The leaves of trees are one of the most important means of identifying them. They also provide the cool shade that is often so greatly appreciated in the summer, and their decay in the autumn can create great beauty.
In the past, leaves had a range of practical and symbolic values. Perhaps surprisingly, the leaves of beech and sweet chestnut were used to stuff mattresses. This was often more comfortable than other packing material available at the time such as straw, and imparted a pleasant leafy smell to the sleeper. In France, the rustling of the contents as people turned on a leaf mattress led to them being described as lits de parlement or ‘talking beds’.
The leaves of elm were widely gathered by farmers and stored as fodder for cattle and horses. Elm leaves have a slightly astringent taste and because of this they were sometimes used to adulterate tea or tobacco. Both of these commodities were quite expensive in the 18th century and diluting them with elm leaves was one way for the seller to make his stock go a bit further!
Bay leaves have long fascinated people because of their aromatic smell which was believed to be protective. Greek citizens would hold a leaf in their mouths to provide protection from multiple sources of ill fortune, and bay leaf wreaths were worn by victorious Roman generals and emperors for centuries. The emperor Tiberius reputedly wore a wreath of bay leaves whenever a storm threatened to shield himself from danger. The Romans believed that the aroma of bay leaves was a defence against infection: during a contagion in Rome, the emperor Claudius transported his whole retinue to Laurentine, a place famous for its masses of bay trees, in order that they might be spared. The leaves were also reputed to protect fabric from moths, worms and other types of damage.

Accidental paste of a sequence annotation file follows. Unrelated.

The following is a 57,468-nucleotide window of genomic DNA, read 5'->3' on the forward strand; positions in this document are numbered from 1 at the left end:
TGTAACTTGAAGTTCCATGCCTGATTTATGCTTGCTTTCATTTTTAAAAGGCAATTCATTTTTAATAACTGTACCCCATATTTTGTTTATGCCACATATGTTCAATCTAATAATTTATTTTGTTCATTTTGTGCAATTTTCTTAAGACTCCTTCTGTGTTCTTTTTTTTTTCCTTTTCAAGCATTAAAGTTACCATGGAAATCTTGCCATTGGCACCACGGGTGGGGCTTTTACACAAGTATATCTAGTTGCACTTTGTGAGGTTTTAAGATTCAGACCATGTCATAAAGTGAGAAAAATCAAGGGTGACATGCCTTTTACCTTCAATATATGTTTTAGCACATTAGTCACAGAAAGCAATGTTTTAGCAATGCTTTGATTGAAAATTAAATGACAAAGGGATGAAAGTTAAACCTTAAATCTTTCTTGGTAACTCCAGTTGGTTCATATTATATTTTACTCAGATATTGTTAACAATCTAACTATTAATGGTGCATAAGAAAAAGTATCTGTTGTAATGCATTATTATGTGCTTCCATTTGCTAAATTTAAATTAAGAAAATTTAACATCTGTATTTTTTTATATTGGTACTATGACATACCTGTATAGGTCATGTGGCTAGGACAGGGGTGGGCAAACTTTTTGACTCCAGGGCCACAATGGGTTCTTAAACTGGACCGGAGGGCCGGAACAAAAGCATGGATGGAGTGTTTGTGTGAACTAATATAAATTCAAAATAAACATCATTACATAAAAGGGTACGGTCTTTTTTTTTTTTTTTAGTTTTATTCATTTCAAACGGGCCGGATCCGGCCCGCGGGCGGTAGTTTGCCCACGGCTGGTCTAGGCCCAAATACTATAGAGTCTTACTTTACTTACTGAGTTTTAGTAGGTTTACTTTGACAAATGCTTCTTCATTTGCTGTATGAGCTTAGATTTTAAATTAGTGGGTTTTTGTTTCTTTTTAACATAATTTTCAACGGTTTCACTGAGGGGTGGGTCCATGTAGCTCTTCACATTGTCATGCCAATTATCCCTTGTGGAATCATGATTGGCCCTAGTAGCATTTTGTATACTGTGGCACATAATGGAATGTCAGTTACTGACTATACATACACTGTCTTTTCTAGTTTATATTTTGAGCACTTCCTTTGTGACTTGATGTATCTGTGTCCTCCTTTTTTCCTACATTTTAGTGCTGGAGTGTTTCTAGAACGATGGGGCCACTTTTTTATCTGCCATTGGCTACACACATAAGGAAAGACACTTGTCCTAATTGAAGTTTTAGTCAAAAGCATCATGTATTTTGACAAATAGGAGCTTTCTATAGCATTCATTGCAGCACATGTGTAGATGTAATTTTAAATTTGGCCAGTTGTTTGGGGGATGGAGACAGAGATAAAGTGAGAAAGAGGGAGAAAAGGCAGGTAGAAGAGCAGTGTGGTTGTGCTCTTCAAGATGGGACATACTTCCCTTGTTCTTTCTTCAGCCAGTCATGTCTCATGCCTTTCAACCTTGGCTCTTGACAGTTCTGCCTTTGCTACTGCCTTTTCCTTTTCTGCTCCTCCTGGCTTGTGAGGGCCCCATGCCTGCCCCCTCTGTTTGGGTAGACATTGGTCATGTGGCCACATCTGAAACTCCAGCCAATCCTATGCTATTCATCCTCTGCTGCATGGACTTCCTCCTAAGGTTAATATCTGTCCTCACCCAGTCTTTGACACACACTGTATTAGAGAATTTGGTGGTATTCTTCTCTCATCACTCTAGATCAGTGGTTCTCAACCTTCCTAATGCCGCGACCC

The leaves of the olive tree have been widely adopted as a symbol of peace – ‘extending an olive branch’ means a peace offering. This symbolism stems from a reference in the Christian Bible. Noah released a dove from the ark and it came back holding an olive branch. This showed that the flood waters were receding, but also symbolised that God had forgiven humankind. Another tree with Christian connections is the willow. In the absence of true palm leaves, leafy willow twigs were traditionally cut and displayed in churches or homes to celebrate Palm Sunday. They could be used to decorate the church, or strewn on pews to mimic the palm branches thrown before Christ when he entered Jerusalem on the back of a donkey.
One of the most famous symbolic uses of a tree is on the Canadian flag, which features a large red leaf of maple: a beautiful tree intimately associated with this nation. But other leaves have had symbolic usage too. Oak leaves have often been used in various guises as a symbol of power, reflecting the strength of the mighty oak. For example, the Royal Navy has used gold oak leaves to adorn the caps of its senior officers since the mid-19th century, whilst the Nazis employed oak leaves to adorn the swastika or as part of the military decoration known as the Iron Cross.